PPSA today announces the submittal of a Freedom of Information Act (FOIA) request with the Department of Justice seeking records on how and when DOJ uses secretive non-disclosure orders, or NDOs. Through such orders, DOJ is able to obtain private information from internet and telecom companies while also prohibiting those companies from informing American consumers that their personal information has been searched by the government.
In June, the House passed the NDO Fairness Act by voice vote. If enacted, this legislation would restrain the government practice of issuing NDOs to internet and telecom companies. While the Senate prepares to take up this legislation, PPSA thought it would be useful to inform the debate with information on the circumstances and frequency with which the Department of Justice and its agencies issue NDOs. We also thought it would be useful for senators to know what privacy safeguards are in place, including government guidelines, policies, and training requirements.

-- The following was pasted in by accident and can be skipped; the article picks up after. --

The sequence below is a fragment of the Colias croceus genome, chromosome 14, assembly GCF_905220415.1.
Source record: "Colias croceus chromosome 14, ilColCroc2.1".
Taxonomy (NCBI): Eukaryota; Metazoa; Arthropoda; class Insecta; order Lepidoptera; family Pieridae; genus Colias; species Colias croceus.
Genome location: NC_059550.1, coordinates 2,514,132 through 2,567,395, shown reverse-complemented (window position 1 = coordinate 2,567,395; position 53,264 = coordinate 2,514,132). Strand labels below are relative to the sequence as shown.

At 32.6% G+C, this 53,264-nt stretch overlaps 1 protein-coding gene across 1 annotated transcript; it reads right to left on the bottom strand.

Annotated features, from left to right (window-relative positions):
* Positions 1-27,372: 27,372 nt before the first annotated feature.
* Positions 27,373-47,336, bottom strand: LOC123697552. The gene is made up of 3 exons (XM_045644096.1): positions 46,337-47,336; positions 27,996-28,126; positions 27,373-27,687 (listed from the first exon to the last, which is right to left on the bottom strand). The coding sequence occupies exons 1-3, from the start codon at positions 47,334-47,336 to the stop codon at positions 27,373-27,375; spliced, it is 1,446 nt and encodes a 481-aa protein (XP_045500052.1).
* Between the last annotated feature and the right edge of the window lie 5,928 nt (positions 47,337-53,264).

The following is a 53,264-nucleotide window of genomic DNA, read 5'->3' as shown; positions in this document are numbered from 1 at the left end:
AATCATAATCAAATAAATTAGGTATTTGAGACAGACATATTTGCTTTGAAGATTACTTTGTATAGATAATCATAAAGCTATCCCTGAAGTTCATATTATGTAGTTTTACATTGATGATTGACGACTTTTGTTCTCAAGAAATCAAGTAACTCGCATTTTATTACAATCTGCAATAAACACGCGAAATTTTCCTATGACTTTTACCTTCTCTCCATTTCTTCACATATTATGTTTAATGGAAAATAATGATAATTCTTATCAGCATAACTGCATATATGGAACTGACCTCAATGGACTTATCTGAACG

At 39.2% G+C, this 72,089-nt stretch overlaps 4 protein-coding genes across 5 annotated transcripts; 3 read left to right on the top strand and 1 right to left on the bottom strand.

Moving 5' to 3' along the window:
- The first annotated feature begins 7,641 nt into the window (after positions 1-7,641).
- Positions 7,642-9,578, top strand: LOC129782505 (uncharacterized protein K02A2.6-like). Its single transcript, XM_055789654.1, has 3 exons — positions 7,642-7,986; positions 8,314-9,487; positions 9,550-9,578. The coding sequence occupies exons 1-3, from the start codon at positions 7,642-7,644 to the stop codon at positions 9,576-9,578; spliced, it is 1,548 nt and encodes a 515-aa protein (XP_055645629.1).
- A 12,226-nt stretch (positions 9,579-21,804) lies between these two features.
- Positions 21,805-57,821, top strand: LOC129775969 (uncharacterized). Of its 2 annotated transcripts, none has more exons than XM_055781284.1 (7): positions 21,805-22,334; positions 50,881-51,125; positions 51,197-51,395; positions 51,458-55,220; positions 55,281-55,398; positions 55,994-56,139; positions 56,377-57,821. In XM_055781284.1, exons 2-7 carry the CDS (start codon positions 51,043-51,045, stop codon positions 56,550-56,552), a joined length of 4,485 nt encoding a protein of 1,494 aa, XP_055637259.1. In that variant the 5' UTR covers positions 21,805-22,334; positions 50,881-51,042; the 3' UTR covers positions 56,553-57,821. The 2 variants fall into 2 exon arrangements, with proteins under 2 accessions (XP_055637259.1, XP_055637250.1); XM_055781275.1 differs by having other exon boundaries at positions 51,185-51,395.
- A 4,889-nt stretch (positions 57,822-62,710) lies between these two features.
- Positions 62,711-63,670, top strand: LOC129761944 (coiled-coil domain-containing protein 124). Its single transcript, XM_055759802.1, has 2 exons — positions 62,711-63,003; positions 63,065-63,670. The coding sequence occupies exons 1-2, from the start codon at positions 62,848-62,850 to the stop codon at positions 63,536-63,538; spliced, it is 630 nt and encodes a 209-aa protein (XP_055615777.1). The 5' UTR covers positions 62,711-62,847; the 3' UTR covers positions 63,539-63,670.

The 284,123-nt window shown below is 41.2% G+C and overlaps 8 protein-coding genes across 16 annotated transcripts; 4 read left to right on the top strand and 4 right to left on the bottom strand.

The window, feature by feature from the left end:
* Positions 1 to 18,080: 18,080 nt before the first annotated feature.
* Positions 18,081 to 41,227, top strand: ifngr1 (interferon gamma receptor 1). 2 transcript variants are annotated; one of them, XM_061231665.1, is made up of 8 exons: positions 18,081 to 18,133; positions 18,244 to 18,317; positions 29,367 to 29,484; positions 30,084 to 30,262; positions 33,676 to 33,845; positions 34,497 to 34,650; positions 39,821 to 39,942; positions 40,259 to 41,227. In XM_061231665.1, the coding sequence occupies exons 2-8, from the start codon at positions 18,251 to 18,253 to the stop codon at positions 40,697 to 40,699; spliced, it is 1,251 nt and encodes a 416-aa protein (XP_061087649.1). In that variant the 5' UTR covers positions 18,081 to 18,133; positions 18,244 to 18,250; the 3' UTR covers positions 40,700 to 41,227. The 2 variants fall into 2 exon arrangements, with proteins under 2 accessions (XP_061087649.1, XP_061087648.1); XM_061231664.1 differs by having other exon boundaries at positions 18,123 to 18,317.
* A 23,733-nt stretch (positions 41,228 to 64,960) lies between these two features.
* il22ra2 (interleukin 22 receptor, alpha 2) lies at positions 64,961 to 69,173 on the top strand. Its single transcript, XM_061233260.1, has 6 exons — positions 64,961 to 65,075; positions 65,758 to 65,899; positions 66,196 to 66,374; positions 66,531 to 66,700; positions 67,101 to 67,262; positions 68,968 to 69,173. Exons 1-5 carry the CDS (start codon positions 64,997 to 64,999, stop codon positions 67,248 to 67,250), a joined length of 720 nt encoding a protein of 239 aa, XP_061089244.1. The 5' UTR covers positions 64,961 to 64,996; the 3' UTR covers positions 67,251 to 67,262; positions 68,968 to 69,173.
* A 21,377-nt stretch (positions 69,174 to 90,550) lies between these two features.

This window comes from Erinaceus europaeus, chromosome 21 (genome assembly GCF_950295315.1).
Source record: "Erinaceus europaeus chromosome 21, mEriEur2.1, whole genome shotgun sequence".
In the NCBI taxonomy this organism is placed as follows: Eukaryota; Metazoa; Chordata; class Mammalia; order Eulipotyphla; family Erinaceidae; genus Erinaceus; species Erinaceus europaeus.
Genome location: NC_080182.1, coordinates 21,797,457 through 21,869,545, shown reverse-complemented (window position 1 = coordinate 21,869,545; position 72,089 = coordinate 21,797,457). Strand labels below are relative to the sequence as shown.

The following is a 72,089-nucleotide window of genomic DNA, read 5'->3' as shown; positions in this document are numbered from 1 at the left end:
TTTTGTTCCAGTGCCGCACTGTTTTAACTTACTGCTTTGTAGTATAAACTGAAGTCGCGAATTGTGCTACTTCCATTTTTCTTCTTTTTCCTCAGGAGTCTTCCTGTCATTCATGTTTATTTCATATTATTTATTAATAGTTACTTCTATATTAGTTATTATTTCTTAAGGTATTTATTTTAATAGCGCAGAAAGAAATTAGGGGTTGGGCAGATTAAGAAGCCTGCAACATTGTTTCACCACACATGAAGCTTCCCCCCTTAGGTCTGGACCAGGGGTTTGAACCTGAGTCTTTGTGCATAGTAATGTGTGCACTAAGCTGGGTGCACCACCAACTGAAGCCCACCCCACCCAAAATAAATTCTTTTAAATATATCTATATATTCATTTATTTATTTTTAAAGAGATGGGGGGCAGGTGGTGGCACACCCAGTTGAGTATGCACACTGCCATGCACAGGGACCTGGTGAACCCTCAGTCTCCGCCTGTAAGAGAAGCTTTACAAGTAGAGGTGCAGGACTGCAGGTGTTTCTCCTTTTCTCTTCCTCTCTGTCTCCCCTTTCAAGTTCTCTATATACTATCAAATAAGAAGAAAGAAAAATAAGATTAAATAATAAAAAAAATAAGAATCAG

With that in mind, PPSA submitted this FOIA request to the Department of Justice, and its components – the Executive Office for United States Attorneys, the FBI, the Drug Enforcement Administration, DOJ’s Criminal Division, and the Bureau of Alcohol, Tobacco, Firearms and Explosives.
We are asking for records concerning:
“We have every reason to expect the government can release this basic data about how many NDOs are issued, the circumstances that prompted them, and the guardrails, if any, that constrain them,” said Gene Schaerr, PPSA general counsel. “We are not asking the government for a favor. We are seeking information Americans should know and the Senate needs for its debate.”